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George Orwell

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Pigs, Politics, and George Orwell

Books are a medium through which the author can express his views; whether they concern social injustices, current issues, or in Orwell's case, politics. For centuries writers have weaved their opinions into their work, conveying to the reader exactly what they intended. "Orwell saw himself as a violent unmasker of published pretentiousness, hypocrisy and self-deceit, telling people what they did not want to hear...." (Crick, 244). Orwell accomplishes this unmasking of these facades through his use of rhetorical strategies to relay his views to the reader. Through his books and essays, George Orwell has found a forum in which he can express his opinions, fusing his political beliefs with a satiric quality all his own.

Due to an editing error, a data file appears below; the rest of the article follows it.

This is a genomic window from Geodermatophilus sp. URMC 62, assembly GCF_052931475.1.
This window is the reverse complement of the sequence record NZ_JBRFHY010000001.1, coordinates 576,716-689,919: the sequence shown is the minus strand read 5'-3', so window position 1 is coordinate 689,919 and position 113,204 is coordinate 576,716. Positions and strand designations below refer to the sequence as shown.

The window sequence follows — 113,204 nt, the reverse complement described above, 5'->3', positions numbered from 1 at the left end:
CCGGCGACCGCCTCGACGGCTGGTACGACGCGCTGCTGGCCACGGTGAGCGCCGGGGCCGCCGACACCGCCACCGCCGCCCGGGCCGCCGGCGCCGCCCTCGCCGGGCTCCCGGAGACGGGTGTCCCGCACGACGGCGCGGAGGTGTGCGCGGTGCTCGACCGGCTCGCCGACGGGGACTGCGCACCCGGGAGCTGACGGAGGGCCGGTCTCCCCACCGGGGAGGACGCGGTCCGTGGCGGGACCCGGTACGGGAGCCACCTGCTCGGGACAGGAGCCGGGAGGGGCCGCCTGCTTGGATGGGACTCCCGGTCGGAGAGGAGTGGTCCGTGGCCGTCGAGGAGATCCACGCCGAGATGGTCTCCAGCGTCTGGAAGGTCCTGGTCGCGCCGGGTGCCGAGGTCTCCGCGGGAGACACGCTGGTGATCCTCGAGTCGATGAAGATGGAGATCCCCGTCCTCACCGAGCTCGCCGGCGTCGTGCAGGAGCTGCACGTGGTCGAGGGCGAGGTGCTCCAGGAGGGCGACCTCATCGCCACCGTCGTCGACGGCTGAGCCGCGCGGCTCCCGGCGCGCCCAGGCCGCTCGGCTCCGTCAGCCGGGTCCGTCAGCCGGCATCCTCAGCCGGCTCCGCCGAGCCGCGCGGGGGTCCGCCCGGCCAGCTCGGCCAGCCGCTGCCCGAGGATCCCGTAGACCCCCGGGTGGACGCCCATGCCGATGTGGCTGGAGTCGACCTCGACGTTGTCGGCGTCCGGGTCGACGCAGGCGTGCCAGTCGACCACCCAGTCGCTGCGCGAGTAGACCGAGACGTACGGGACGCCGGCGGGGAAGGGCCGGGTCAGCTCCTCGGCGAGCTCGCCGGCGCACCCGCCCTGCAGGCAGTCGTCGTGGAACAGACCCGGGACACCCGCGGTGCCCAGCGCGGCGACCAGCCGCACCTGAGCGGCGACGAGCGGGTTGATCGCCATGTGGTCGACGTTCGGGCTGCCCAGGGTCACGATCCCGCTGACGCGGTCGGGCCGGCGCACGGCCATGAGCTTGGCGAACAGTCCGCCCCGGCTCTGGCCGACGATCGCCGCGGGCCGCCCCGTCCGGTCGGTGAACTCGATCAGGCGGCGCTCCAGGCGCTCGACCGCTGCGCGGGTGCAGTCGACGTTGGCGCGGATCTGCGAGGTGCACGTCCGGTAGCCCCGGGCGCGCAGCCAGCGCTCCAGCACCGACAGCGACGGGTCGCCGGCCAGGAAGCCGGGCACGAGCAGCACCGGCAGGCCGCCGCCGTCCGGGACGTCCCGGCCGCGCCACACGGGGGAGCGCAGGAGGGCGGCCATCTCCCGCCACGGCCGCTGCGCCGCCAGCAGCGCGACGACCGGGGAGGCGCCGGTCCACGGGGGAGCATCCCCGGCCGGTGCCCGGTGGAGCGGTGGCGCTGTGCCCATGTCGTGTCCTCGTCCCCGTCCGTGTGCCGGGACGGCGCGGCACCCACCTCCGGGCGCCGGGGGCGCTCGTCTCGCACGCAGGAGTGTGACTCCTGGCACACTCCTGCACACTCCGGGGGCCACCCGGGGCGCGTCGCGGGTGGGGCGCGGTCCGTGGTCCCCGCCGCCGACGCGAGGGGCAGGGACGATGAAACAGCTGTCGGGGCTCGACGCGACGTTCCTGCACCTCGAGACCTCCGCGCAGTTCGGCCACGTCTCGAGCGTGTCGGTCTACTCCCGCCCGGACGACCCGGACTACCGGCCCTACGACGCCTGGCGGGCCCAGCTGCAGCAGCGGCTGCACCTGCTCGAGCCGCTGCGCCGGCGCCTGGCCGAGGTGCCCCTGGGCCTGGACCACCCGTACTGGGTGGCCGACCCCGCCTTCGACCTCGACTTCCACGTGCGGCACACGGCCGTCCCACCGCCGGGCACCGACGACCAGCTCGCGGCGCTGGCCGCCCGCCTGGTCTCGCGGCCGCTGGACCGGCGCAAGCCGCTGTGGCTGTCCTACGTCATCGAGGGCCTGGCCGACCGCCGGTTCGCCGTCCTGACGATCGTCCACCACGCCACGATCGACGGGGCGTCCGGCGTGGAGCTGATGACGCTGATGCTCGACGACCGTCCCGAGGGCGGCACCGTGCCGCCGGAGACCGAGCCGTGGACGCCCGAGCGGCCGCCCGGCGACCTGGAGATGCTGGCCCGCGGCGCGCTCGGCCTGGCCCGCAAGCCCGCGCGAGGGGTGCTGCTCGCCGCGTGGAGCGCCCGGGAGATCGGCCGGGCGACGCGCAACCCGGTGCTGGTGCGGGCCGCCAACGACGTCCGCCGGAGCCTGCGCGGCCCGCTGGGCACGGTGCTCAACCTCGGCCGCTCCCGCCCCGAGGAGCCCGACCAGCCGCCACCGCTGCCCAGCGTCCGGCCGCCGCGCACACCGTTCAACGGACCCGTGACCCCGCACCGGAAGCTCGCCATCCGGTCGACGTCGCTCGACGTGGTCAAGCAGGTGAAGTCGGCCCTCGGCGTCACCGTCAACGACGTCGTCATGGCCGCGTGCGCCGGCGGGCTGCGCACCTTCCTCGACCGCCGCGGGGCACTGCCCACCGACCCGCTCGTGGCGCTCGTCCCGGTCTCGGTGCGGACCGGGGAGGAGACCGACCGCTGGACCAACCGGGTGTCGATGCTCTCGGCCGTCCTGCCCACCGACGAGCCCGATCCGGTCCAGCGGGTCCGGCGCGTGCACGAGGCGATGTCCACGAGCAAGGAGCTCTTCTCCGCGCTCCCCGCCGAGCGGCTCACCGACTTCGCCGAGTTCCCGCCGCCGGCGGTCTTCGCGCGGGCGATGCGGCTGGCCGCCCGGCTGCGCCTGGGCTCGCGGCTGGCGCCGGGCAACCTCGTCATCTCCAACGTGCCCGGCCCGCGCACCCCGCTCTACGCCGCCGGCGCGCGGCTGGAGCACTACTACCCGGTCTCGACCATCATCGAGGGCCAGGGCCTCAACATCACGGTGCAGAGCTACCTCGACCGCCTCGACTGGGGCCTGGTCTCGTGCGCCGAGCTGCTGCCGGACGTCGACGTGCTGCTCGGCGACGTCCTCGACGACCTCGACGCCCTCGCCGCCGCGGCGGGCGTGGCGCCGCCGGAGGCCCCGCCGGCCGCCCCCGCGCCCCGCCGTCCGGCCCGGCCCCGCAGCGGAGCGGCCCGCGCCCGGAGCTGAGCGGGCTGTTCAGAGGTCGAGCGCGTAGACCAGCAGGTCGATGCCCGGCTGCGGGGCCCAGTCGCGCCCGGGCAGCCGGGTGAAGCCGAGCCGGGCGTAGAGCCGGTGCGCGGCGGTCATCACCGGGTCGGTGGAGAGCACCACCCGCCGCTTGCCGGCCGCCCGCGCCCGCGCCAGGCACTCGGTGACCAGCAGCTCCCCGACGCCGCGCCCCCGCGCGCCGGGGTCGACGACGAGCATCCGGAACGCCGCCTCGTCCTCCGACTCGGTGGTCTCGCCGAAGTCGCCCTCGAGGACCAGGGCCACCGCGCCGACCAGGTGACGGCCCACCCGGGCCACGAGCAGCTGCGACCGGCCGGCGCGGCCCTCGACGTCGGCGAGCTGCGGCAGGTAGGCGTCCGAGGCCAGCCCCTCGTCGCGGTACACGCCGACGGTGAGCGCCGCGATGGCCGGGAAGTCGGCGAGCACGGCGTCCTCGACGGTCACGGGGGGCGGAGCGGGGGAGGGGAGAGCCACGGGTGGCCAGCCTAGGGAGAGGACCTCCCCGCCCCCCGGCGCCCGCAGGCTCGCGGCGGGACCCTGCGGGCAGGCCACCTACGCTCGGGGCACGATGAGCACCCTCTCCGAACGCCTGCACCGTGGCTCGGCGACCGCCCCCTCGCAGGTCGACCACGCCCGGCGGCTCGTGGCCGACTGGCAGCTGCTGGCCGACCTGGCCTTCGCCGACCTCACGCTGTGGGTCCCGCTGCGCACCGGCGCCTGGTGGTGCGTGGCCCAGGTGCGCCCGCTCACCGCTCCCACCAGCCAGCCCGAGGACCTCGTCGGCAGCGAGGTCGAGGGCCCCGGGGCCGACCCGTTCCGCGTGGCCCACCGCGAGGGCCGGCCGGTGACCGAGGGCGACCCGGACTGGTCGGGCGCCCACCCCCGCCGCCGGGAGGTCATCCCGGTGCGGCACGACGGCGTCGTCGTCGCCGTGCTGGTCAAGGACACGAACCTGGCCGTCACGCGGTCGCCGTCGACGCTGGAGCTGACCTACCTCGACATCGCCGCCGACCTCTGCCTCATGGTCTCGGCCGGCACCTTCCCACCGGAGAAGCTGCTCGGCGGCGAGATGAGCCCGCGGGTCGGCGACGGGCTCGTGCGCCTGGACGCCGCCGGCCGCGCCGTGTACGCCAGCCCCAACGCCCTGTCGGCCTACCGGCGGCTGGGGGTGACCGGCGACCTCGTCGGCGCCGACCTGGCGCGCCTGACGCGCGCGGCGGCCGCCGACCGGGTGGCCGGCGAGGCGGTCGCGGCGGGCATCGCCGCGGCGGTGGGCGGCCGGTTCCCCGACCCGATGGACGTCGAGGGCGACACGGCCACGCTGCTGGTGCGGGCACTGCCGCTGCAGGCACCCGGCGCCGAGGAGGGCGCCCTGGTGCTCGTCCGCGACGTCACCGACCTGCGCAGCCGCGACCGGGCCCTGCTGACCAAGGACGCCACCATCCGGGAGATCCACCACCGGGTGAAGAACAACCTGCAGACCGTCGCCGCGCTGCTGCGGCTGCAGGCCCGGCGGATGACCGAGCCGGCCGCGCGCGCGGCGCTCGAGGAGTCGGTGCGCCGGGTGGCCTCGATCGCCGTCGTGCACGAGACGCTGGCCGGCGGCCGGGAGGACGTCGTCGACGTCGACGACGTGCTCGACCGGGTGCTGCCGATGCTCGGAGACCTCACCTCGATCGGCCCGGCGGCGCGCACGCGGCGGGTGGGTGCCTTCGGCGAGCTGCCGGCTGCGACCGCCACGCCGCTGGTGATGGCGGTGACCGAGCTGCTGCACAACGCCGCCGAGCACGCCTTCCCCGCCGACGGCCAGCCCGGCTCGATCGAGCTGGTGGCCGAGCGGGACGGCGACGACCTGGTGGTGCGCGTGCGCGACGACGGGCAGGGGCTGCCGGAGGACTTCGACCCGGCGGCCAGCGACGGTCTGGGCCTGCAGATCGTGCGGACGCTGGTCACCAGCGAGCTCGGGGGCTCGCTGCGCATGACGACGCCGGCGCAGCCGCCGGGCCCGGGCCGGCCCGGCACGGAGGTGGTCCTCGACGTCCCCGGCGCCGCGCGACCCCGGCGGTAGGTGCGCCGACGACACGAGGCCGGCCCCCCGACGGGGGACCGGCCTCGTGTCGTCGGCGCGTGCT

A piece of literature that illustrates his ability to do this with unmatched skill and unrelenting satire is Animal Farm. Jeffrey Meyers said of Orwell's novel, "In this fable about a barnyard revolt Orwell created a satire that specifically attacked the consequences of the Russian Revolution while suggesting the reasons for the failure of most revolutionary ideals" (339). In the book, the reader is given a situation in which the animals are fed up with the overindulgent, unappreciative human beings that run their farm. They decide a rebellion would cure their woes and so they revolt. However, they soon realize that the uprising was the easy part. Now they must establish a government with leaders and rules. The pigs are the self-appointed leaders because they are the smartest and cleverest of all the animals. The two pigs with the most power and persuasion are Snowball and Napoleon. The farm begins to run like a democracy, and all the animals are satisfied until Napoleon runs Snowball out of the farm with a pack of wild dogs. After the exile of Snowball, the animals on the farm increasingly become oppressed and Napoleon slowly starts to resemble a dictator. Throughout Animal Farm, Orwell's main weapon of choice is his stinging satire. In fact, the entire book can be viewed as a one hundred page satiric look at politics and human life. Not only do we see humans being overthrown by pigs and chickens but all the animals can talk and some can even read and write. Naming one of the pigs Napoleon is also significant because as Meyers puts it, "The carefully chosen names are both realistic and highly suggestive of their owners' personalities and roles in the fable" (353). Later in the story after Napoleon takes over we see him declaring days of celebration on his birthday and not allowing the other animals to call him Napoleon but rather "our Leader, comrade Napoleon" (Orwell, 66). Orwell uses satire here by resembling the arrogance of this pig leader to that of the well-known arrogance of the French leader Napoleon. Orwell satirizes the effects alcohol has on people as well. After a night of drunken madness, the pigs are horrified in the morning to learn that their beloved leader Napoleon is, in fact, dying. Because of this tragedy Napoleon decrees that any animal that drinks alcohol would be punished by death, even going as far as creating a new commandment. After realizing that he was merely hung over, Napoleon celebrates with more drinking, orders a field to be planted with barley, and changes the commandment from "No animal shall drink alcohol" to "No animal shall drink alcohol to excess" (77). Not only does Orwell use satire in Animal Farm, he employs this strategy throughout most of his writings. Orwell satirizes the British police in an expertly written and vividly detailed essay called "Shooting an Elephant." An example of this is when Orwell says "In Moulmein, in lower Burma, I was hated by large numbers of people - the only time in my life that I have been important enough for this to happen to me" (Orwell, 1). Orwell uses satire to lighten up a work of literature and point out in a not so flattering way the injustices and ironies of society and politics.